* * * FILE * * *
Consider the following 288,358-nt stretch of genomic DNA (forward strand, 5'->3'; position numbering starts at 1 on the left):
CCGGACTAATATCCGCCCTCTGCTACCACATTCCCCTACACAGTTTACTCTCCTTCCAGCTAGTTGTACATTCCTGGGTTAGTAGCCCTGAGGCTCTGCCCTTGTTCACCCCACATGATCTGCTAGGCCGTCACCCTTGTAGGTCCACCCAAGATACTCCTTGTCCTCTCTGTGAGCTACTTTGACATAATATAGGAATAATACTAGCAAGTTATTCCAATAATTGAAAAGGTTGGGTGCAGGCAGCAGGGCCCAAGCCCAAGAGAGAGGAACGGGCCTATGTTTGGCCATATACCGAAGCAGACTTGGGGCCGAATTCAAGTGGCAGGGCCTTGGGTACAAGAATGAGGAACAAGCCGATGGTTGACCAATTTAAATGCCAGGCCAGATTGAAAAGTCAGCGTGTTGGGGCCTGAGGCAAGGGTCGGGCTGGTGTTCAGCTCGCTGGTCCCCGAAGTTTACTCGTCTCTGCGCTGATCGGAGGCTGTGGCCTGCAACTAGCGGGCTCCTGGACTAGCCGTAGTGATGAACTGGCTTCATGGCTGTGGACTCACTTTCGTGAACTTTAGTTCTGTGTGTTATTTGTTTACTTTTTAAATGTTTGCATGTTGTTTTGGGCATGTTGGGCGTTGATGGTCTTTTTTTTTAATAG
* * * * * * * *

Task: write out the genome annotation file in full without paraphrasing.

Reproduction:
Consider the following 288,358-nt stretch of genomic DNA (forward strand, 5'->3'; position numbering starts at 1 on the left):
CCGGACTAATATCCGCCCTCTGCTACCACATTCCCCTACACAGTTTACTCTCCTTCCAGCTAGTTGTACATTCCTGGGTTAGTAGCCCTGAGGCTCTGCCCTTGTTCACCCCACATGATCTGCTAGGCCGTCACCCTTGTAGGTCCACCCAAGATACTCCTTGTCCTCTCTGTGAGCTACTTTGACATAATATAGGAATAATACTAGCAAGTTATTCCAATAATTGAAAAGGTTGGGTGCAGGCAGCAGGGCCCAAGCCCAAGAGAGAGGAACGGGCCTATGTTTGGCCATATACCGAAGCAGACTTGGGGCCGAATTCAAGTGGCAGGGCCTTGGGTACAAGAATGAGGAACAAGCCGATGGTTGACCAATTTAAATGCCAGGCCAGATTGAAAAGTCAGCGTGTTGGGGCCTGAGGCAAGGGTCGGGCTGGTGTTCAGCTCGCTGGTCCCCGAAGTTTACTCGTCTCTGCGCTGATCGGAGGCTGTGGCCTGCAACTAGCGGGCTCCTGGACTAGCCGTAGTGATGAACTGGCTTCATGGCTGTGGACTCACTTTCGTGAACTTTAGTTCTGTGTGTTATTTGTTTACTTTTTAAATGTTTGCATGTTGTTTTGGGCATGTTGGGCGTTGATGGTCTTTTTTTTTAATAG